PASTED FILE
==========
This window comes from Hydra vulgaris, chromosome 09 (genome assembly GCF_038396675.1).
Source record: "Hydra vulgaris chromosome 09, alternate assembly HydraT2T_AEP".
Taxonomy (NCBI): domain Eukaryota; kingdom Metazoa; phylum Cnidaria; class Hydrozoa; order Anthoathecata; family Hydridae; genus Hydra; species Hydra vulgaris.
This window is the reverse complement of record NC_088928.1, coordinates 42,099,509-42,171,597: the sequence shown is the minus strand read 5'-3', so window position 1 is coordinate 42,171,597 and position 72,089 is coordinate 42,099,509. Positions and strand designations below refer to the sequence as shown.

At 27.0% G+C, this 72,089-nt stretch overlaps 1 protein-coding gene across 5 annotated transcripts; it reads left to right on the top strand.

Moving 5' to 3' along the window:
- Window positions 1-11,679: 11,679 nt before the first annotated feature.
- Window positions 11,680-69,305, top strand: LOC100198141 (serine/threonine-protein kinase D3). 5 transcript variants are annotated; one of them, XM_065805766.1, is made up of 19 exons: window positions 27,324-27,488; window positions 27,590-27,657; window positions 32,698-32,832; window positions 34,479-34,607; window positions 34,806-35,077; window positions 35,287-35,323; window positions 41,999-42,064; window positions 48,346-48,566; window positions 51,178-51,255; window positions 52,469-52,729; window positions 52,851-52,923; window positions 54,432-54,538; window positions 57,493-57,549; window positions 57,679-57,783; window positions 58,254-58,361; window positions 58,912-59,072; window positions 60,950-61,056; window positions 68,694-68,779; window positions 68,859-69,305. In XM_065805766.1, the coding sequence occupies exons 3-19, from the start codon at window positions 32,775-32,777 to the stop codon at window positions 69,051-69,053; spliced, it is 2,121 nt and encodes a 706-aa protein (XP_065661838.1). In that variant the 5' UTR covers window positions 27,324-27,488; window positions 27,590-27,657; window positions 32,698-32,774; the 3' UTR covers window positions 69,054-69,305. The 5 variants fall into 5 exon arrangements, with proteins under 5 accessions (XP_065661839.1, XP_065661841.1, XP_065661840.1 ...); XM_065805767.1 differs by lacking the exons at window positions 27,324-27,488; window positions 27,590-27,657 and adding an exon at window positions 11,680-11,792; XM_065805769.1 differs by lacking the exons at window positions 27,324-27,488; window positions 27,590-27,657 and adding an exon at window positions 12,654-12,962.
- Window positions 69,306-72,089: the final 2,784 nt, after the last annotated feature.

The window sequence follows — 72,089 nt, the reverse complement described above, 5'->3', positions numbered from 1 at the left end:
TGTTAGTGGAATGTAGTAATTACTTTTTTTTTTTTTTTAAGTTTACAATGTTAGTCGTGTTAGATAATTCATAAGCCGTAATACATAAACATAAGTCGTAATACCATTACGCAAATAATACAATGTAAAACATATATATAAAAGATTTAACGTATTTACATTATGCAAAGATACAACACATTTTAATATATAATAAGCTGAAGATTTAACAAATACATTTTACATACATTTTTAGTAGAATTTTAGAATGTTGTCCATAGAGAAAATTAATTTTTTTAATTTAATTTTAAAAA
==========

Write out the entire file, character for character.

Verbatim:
This window comes from Hydra vulgaris, chromosome 09 (genome assembly GCF_038396675.1).
Source record: "Hydra vulgaris chromosome 09, alternate assembly HydraT2T_AEP".
Taxonomy (NCBI): domain Eukaryota; kingdom Metazoa; phylum Cnidaria; class Hydrozoa; order Anthoathecata; family Hydridae; genus Hydra; species Hydra vulgaris.
This window is the reverse complement of record NC_088928.1, coordinates 42,099,509-42,171,597: the sequence shown is the minus strand read 5'-3', so window position 1 is coordinate 42,171,597 and position 72,089 is coordinate 42,099,509. Positions and strand designations below refer to the sequence as shown.

At 27.0% G+C, this 72,089-nt stretch overlaps 1 protein-coding gene across 5 annotated transcripts; it reads left to right on the top strand.

Moving 5' to 3' along the window:
- Window positions 1-11,679: 11,679 nt before the first annotated feature.
- Window positions 11,680-69,305, top strand: LOC100198141 (serine/threonine-protein kinase D3). 5 transcript variants are annotated; one of them, XM_065805766.1, is made up of 19 exons: window positions 27,324-27,488; window positions 27,590-27,657; window positions 32,698-32,832; window positions 34,479-34,607; window positions 34,806-35,077; window positions 35,287-35,323; window positions 41,999-42,064; window positions 48,346-48,566; window positions 51,178-51,255; window positions 52,469-52,729; window positions 52,851-52,923; window positions 54,432-54,538; window positions 57,493-57,549; window positions 57,679-57,783; window positions 58,254-58,361; window positions 58,912-59,072; window positions 60,950-61,056; window positions 68,694-68,779; window positions 68,859-69,305. In XM_065805766.1, the coding sequence occupies exons 3-19, from the start codon at window positions 32,775-32,777 to the stop codon at window positions 69,051-69,053; spliced, it is 2,121 nt and encodes a 706-aa protein (XP_065661838.1). In that variant the 5' UTR covers window positions 27,324-27,488; window positions 27,590-27,657; window positions 32,698-32,774; the 3' UTR covers window positions 69,054-69,305. The 5 variants fall into 5 exon arrangements, with proteins under 5 accessions (XP_065661839.1, XP_065661841.1, XP_065661840.1 ...); XM_065805767.1 differs by lacking the exons at window positions 27,324-27,488; window positions 27,590-27,657 and adding an exon at window positions 11,680-11,792; XM_065805769.1 differs by lacking the exons at window positions 27,324-27,488; window positions 27,590-27,657 and adding an exon at window positions 12,654-12,962.
- Window positions 69,306-72,089: the final 2,784 nt, after the last annotated feature.

The window sequence follows — 72,089 nt, the reverse complement described above, 5'->3', positions numbered from 1 at the left end:
TGTTAGTGGAATGTAGTAATTACTTTTTTTTTTTTTTTAAGTTTACAATGTTAGTCGTGTTAGATAATTCATAAGCCGTAATACATAAACATAAGTCGTAATACCATTACGCAAATAATACAATGTAAAACATATATATAAAAGATTTAACGTATTTACATTATGCAAAGATACAACACATTTTAATATATAATAAGCTGAAGATTTAACAAATACATTTTACATACATTTTTAGTAGAATTTTAGAATGTTGTCCATAGAGAAAATTAATTTTTTTAATTTAATTTTAAAAA